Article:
possessive

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possessive

(pə-zĕs′ĭv)
adj.
Having or manifesting a desire to control or dominate another, especially in order to limit that person's relationships with others: a possessive parent.

pos·ses′sive·ly adv.
pos·ses′sive·ness n.
References in periodicals archive ?
was experiencing a sick feeling of guilt and shame in the stomach every time her mother 'exploded' or 'looked through her possessively while using a pleading tone of voice, a cognitive confusion technique from neuro-linguistic programming called collapsing anchors (O'Connor & Seymour, 1990, p.61) was chosen.
Merritt's hands, arranged in a single loose "V," both point possessively toward the photograph and belie the promise of the "Double V" campaign introduced earlier.
Moreover, the point of reference or perspective of items can be distinguished: There can be a first person referring to his or her own attributes, mental processes, and behaviors ("I am/think/feel/do/behave ..."), but also can "possessively" refer to his or her own attributes, mental processes, and behaviors ("My thoughts/feelings/ behaviors ...").
How, brokenhearted, she went to the prince's room on his wedding night and looked down on his sleeping face, his arm thrown possessively across his new bride.
Yes, it's different, but it plays out as superficially and inevitably as if either Jamie or Maggie had a possessively overbearing mother, or a bratty kid from a previous relationship, or any other oversimplified obstacle to romance.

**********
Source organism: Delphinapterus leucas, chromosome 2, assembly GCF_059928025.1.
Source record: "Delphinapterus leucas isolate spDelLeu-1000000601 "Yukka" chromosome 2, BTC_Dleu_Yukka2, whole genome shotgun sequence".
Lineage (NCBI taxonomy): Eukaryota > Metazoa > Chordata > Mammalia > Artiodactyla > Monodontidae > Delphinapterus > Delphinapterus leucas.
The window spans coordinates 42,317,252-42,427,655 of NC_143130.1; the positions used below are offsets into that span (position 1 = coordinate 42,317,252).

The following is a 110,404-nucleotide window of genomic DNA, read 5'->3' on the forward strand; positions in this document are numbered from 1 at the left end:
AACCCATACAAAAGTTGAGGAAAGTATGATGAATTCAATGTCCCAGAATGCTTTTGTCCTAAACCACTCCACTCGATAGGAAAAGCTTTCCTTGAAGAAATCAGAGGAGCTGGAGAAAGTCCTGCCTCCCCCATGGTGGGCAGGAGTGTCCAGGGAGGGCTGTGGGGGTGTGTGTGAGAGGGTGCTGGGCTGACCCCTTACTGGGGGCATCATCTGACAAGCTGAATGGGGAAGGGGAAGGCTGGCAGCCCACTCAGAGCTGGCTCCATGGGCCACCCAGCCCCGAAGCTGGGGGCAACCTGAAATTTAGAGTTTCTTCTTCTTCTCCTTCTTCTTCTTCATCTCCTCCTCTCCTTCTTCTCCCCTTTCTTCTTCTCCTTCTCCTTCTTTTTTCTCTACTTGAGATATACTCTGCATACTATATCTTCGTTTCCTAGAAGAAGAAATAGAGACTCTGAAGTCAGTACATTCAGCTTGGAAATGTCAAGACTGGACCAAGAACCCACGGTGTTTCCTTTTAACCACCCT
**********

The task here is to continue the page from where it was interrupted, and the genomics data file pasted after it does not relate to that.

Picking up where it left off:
In one room Leo is watching cricket, in what claims to be the office one of Jilly's squad of local PAs takes calls about the book-promoting schedule, at the kitchen table her son and racecourse guide Felix discusses that day's runners with a friend and, when we sit down to talk, the elegant shape of her rescue greyhound Feather folds his long limbs possessively beside his mistress on the sofa.
So I wouldn't blame business owners for clinging possessively to their intellectual property.
Who is that grandmotherly woman, for instance, standing possessively next to her library, next to a Vermeer print, a selection of books on subjects as bipolar as Banking Policy in India and Stalin ( there's also John Le Carre's The Honourable Schoolboy ), proudly wearing an enigmatic smile and an unfussy cotton sari?
Ward complained to Frederic Lucas, director of the AMNH, that "with our limited resources of money and collectors, [we] have had to stand off and see any possibility of an excellent collection of this Wisconsin tribe pass beyond our reach" He added possessively, "I have not been glad to see Mr.
Food is one of the most important things to a dog and some will guard it possessively as they think you might take it from them.
Political questioning disarms those who possessively hold on to temporal and ecclesiastical power.Aa
Too small for me.' Nipper said, 'It's mine,' though not very possessively. 'Perhaps you'd like to have a try at washing it.